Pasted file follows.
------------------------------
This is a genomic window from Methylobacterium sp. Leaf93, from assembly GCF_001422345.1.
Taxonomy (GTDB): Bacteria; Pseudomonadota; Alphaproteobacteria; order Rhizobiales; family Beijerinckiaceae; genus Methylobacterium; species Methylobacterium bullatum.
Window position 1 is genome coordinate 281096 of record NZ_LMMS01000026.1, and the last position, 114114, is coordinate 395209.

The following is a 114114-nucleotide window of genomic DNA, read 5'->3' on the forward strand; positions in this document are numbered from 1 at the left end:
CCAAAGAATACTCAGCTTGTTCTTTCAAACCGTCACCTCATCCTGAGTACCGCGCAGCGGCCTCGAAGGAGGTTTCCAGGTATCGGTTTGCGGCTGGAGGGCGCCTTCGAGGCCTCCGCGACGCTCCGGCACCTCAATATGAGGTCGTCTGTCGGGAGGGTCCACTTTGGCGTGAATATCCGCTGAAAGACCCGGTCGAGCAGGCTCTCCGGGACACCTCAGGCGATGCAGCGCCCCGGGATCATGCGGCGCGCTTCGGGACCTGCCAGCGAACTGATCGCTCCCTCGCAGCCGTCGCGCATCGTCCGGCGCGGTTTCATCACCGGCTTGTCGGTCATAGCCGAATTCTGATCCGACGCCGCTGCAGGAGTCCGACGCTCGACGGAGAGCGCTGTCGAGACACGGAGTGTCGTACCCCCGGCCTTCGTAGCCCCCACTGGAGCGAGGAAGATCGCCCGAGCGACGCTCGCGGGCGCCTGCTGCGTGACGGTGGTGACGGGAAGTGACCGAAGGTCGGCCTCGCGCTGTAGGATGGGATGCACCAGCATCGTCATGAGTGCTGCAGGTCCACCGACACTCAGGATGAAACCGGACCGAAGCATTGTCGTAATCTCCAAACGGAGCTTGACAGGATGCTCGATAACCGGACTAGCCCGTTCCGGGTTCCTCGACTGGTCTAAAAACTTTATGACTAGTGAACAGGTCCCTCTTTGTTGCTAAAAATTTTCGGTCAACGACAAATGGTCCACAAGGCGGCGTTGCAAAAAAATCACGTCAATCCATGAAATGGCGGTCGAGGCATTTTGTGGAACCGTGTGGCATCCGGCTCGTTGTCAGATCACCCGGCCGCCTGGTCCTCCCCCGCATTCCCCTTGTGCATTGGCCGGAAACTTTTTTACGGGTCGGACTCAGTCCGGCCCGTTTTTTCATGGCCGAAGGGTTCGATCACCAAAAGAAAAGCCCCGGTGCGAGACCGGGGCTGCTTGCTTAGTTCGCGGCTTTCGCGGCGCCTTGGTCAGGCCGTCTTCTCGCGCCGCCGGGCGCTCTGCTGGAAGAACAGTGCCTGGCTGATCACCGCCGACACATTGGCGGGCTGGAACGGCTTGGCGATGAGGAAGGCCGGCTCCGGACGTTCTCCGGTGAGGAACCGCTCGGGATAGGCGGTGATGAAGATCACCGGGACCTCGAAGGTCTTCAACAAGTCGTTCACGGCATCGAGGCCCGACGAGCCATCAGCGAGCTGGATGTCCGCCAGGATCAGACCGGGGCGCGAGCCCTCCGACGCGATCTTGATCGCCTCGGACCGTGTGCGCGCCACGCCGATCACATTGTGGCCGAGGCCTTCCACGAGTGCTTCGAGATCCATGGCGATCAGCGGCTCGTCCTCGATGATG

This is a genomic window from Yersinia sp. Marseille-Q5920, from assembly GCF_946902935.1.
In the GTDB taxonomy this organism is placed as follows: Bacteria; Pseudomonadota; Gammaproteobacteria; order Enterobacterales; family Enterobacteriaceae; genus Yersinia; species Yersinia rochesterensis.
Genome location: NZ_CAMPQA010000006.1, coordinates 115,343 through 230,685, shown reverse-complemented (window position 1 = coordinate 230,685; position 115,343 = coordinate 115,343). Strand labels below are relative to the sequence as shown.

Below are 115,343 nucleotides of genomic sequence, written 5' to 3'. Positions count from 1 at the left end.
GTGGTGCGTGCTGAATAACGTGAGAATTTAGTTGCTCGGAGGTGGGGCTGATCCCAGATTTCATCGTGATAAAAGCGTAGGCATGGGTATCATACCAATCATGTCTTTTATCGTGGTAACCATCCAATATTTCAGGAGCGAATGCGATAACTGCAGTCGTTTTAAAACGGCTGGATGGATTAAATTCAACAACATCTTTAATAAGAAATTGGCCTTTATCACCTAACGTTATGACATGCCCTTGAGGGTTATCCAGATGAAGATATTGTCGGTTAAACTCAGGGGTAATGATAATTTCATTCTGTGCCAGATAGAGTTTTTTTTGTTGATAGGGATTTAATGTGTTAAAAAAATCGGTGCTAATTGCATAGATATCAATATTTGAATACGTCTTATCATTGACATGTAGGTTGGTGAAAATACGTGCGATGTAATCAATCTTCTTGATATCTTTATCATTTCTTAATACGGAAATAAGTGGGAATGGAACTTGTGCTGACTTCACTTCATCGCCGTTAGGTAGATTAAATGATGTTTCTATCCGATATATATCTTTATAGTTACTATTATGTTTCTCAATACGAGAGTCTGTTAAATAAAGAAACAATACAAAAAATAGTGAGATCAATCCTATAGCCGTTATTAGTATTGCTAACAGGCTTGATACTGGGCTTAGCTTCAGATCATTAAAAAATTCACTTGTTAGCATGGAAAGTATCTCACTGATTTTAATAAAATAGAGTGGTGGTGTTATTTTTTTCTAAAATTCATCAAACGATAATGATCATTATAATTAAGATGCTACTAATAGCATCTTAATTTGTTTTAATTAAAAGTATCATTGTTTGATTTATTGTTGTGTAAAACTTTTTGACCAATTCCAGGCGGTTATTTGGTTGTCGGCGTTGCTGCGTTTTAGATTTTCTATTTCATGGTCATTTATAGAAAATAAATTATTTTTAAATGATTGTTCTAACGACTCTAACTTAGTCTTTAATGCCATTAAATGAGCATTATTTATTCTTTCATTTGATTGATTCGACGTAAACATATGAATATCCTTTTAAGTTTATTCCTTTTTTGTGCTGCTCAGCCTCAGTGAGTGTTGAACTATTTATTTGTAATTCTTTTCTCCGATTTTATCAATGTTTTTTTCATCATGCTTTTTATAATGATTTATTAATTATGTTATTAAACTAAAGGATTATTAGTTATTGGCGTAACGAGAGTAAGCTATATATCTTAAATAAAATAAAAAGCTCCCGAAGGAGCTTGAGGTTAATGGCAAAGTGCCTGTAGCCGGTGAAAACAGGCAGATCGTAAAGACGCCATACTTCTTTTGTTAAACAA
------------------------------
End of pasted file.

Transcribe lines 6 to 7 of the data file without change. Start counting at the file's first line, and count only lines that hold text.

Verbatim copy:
This is a genomic window from Yersinia sp. Marseille-Q5920, from assembly GCF_946902935.1.
In the GTDB taxonomy this organism is placed as follows: Bacteria; Pseudomonadota; Gammaproteobacteria; order Enterobacterales; family Enterobacteriaceae; genus Yersinia; species Yersinia rochesterensis.